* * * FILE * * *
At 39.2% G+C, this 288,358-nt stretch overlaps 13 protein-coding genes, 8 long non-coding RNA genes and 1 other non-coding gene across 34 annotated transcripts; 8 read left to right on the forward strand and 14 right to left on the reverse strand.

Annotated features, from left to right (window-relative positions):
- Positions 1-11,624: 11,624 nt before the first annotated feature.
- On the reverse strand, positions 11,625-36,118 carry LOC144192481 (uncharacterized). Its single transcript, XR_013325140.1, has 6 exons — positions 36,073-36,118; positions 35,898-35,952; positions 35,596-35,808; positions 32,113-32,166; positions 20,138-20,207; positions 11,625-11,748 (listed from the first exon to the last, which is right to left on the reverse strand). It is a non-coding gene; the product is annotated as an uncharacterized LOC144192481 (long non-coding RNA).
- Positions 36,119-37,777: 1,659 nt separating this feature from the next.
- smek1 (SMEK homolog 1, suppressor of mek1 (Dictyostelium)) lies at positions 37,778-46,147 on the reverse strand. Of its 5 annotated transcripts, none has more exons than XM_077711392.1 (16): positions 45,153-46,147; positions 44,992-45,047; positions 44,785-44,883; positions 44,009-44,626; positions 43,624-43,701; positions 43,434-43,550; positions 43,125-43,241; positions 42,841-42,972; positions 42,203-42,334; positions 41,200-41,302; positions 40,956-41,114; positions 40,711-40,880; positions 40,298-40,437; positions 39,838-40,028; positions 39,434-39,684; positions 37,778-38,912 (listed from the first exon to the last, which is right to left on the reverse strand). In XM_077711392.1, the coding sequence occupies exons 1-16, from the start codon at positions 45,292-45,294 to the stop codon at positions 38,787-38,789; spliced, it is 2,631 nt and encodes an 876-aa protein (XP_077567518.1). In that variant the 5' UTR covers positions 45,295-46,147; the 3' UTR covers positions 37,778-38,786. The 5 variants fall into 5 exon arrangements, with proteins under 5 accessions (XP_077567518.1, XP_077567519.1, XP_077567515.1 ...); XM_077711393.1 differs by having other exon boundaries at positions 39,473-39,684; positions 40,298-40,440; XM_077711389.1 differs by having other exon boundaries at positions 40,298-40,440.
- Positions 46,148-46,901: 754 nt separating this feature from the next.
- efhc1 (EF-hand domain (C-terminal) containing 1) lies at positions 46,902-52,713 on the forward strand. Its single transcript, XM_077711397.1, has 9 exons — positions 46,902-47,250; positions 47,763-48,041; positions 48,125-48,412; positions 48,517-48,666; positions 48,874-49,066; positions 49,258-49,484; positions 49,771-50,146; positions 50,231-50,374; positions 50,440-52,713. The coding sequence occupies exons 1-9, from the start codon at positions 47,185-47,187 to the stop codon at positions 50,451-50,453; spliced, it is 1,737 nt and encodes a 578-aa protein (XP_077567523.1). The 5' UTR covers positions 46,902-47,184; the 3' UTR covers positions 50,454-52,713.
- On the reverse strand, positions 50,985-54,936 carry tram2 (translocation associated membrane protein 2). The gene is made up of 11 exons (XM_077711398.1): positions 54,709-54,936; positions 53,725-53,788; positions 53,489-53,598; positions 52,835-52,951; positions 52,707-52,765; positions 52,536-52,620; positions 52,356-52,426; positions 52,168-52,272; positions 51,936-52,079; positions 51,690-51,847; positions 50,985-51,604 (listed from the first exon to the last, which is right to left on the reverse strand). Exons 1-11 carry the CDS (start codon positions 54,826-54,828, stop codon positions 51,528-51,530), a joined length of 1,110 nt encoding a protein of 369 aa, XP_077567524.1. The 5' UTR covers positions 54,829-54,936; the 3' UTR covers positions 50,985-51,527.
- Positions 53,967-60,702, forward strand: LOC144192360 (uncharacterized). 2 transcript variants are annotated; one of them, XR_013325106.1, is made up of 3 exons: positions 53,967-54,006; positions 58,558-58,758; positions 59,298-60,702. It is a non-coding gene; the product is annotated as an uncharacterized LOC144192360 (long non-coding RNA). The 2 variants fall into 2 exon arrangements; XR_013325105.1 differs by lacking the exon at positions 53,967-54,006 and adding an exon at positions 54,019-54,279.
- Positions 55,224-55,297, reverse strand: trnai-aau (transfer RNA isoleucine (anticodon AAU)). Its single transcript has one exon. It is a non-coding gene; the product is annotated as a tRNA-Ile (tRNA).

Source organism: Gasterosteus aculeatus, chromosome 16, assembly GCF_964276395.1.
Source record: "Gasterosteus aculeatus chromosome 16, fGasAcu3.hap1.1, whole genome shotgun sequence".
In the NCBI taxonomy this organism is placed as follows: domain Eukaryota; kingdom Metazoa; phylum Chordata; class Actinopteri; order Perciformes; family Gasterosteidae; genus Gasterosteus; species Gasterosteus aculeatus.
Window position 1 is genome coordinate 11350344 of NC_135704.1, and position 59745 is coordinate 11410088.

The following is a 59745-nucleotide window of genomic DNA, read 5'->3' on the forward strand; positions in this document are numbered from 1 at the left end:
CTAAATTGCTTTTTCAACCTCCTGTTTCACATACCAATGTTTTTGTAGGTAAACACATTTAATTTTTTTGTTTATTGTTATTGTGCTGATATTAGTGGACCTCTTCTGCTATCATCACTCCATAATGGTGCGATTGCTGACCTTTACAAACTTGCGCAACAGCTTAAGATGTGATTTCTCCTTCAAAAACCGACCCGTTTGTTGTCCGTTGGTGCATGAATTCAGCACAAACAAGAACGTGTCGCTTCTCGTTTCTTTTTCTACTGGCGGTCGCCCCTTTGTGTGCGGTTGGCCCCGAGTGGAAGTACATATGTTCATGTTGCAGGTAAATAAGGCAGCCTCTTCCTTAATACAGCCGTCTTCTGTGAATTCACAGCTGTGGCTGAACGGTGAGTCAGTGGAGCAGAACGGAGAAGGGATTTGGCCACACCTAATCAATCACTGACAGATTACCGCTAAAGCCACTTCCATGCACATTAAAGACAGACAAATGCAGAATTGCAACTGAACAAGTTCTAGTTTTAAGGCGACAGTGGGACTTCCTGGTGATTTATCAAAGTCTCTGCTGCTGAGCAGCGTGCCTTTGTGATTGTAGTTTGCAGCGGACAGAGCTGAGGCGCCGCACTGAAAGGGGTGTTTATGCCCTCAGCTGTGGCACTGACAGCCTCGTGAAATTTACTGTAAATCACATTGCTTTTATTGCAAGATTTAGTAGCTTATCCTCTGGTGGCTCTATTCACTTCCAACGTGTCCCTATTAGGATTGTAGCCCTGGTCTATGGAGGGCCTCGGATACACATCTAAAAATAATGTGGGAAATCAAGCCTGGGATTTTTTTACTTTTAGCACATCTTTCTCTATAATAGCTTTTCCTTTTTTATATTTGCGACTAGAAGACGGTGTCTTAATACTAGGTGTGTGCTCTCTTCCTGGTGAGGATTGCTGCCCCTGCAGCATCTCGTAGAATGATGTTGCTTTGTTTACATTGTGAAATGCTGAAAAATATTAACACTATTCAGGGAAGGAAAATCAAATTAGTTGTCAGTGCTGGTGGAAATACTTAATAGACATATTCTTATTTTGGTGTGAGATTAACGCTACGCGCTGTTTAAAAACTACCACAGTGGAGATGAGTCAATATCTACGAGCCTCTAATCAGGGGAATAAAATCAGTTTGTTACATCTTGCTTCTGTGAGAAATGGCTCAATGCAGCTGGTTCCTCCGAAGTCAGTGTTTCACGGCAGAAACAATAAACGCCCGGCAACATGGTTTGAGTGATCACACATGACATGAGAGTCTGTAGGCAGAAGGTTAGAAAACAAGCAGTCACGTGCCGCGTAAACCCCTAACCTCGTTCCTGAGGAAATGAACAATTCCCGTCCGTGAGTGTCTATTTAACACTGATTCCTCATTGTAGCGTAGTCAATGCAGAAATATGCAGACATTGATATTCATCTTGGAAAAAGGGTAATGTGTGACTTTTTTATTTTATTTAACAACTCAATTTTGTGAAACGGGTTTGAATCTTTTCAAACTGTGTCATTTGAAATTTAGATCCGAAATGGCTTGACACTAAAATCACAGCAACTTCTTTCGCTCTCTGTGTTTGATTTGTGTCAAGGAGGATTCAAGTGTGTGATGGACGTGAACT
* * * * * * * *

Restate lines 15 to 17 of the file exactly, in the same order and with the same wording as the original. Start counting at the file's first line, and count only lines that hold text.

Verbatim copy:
Window position 1 is genome coordinate 11350344 of NC_135704.1, and position 59745 is coordinate 11410088.

The following is a 59745-nucleotide window of genomic DNA, read 5'->3' on the forward strand; positions in this document are numbered from 1 at the left end:
CTAAATTGCTTTTTCAACCTCCTGTTTCACATACCAATGTTTTTGTAGGTAAACACATTTAATTTTTTTGTTTATTGTTATTGTGCTGATATTAGTGGACCTCTTCTGCTATCATCACTCCATAATGGTGCGATTGCTGACCTTTACAAACTTGCGCAACAGCTTAAGATGTGATTTCTCCTTCAAAAACCGACCCGTTTGTTGTCCGTTGGTGCATGAATTCAGCACAAACAAGAACGTGTCGCTTCTCGTTTCTTTTTCTACTGGCGGTCGCCCCTTTGTGTGCGGTTGGCCCCGAGTGGAAGTACATATGTTCATGTTGCAGGTAAATAAGGCAGCCTCTTCCTTAATACAGCCGTCTTCTGTGAATTCACAGCTGTGGCTGAACGGTGAGTCAGTGGAGCAGAACGGAGAAGGGATTTGGCCACACCTAATCAATCACTGACAGATTACCGCTAAAGCCACTTCCATGCACATTAAAGACAGACAAATGCAGAATTGCAACTGAACAAGTTCTAGTTTTAAGGCGACAGTGGGACTTCCTGGTGATTTATCAAAGTCTCTGCTGCTGAGCAGCGTGCCTTTGTGATTGTAGTTTGCAGCGGACAGAGCTGAGGCGCCGCACTGAAAGGGGTGTTTATGCCCTCAGCTGTGGCACTGACAGCCTCGTGAAATTTACTGTAAATCACATTGCTTTTATTGCAAGATTTAGTAGCTTATCCTCTGGTGGCTCTATTCACTTCCAACGTGTCCCTATTAGGATTGTAGCCCTGGTCTATGGAGGGCCTCGGATACACATCTAAAAATAATGTGGGAAATCAAGCCTGGGATTTTTTTACTTTTAGCACATCTTTCTCTATAATAGCTTTTCCTTTTTTATATTTGCGACTAGAAGACGGTGTCTTAATACTAGGTGTGTGCTCTCTTCCTGGTGAGGATTGCTGCCCCTGCAGCATCTCGTAGAATGATGTTGCTTTGTTTACATTGTGAAATGCTGAAAAATATTAACACTATTCAGGGAAGGAAAATCAAATTAGTTGTCAGTGCTGGTGGAAATACTTAATAGACATATTCTTATTTTGGTGTGAGATTAACGCTACGCGCTGTTTAAAAACTACCACAGTGGAGATGAGTCAATATCTACGAGCCTCTAATCAGGGGAATAAAATCAGTTTGTTACATCTTGCTTCTGTGAGAAATGGCTCAATGCAGCTGGTTCCTCCGAAGTCAGTGTTTCACGGCAGAAACAATAAACGCCCGGCAACATGGTTTGAGTGATCACACATGACATGAGAGTCTGTAGGCAGAAGGTTAGAAAACAAGCAGTCACGTGCCGCGTAAACCCCTAACCTCGTTCCTGAGGAAATGAACAATTCCCGTCCGTGAGTGTCTATTTAACACTGATTCCTCATTGTAGCGTAGTCAATGCAGAAATATGCAGACATTGATATTCATCTTGGAAAAAGGGTAATGTGTGACTTTTTTATTTTATTTAACAACTCAATTTTGTGAAACGGGTTTGAATCTTTTCAAACTGTGTCATTTGAAATTTAGATCCGAAATGGCTTGACACTAAAATCACAGCAACTTCTTTCGCTCTCTGTGTTTGATTTGTGTCAAGGAGGATTCAAGTGTGTGATGGACGTGAACT